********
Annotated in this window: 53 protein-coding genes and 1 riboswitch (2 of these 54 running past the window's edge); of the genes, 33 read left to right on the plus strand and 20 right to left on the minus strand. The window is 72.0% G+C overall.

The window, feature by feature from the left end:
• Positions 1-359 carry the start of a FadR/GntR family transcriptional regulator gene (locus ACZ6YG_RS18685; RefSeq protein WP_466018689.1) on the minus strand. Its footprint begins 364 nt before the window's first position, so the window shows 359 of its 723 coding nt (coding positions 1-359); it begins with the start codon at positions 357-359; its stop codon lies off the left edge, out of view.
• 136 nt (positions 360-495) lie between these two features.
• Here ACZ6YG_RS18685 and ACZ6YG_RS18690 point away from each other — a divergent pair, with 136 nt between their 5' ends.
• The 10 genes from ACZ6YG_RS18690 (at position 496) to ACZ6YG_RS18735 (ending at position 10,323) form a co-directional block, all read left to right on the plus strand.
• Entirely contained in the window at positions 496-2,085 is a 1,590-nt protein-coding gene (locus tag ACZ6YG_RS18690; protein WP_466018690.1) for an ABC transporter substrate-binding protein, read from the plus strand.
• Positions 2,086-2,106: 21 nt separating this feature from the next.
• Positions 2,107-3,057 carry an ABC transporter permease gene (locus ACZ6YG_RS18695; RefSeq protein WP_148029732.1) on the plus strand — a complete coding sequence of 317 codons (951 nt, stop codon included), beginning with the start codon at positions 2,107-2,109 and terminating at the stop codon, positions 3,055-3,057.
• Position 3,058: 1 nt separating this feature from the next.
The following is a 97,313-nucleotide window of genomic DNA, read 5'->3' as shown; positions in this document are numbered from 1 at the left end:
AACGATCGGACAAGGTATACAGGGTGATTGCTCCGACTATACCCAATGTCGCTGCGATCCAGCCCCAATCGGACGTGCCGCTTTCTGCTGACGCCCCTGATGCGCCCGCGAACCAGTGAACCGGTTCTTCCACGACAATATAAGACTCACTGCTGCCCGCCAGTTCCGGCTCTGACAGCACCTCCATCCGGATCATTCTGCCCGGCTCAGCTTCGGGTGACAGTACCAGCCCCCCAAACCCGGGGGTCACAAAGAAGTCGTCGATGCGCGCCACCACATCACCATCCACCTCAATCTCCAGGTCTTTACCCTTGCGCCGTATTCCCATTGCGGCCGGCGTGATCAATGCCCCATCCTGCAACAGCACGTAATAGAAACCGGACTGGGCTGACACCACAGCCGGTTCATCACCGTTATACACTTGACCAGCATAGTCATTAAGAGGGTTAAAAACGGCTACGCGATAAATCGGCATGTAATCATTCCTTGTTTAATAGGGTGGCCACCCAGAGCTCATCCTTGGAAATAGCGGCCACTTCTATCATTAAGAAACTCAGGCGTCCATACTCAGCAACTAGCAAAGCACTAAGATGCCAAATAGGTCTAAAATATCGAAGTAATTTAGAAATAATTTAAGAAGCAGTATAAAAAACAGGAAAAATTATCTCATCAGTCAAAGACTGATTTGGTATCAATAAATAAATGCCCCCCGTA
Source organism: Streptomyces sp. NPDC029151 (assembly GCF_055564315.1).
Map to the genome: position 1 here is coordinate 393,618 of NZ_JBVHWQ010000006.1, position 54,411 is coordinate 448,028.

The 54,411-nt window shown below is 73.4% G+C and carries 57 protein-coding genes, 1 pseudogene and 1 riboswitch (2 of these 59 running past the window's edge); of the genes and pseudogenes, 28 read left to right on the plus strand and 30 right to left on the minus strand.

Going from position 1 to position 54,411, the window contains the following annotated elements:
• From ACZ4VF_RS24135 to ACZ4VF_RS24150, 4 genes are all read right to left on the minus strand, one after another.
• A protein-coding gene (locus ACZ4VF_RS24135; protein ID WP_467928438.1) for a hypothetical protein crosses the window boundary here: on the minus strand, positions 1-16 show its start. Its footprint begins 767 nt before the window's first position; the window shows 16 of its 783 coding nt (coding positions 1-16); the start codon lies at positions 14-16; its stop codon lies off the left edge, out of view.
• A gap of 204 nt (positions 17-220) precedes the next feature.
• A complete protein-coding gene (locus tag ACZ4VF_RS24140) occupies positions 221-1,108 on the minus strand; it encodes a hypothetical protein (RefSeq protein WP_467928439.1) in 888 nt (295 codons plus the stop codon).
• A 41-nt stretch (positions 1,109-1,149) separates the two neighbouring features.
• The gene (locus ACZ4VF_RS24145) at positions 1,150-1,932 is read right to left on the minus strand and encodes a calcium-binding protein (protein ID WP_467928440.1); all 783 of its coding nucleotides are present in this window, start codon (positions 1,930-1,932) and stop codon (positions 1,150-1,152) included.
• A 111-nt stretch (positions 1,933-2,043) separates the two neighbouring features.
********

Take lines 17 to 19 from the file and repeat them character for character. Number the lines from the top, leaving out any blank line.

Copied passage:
• From ACZ4VF_RS24135 to ACZ4VF_RS24150, 4 genes are all read right to left on the minus strand, one after another.
• A protein-coding gene (locus ACZ4VF_RS24135; protein ID WP_467928438.1) for a hypothetical protein crosses the window boundary here: on the minus strand, positions 1-16 show its start. Its footprint begins 767 nt before the window's first position; the window shows 16 of its 783 coding nt (coding positions 1-16); the start codon lies at positions 14-16; its stop codon lies off the left edge, out of view.
• A gap of 204 nt (positions 17-220) precedes the next feature.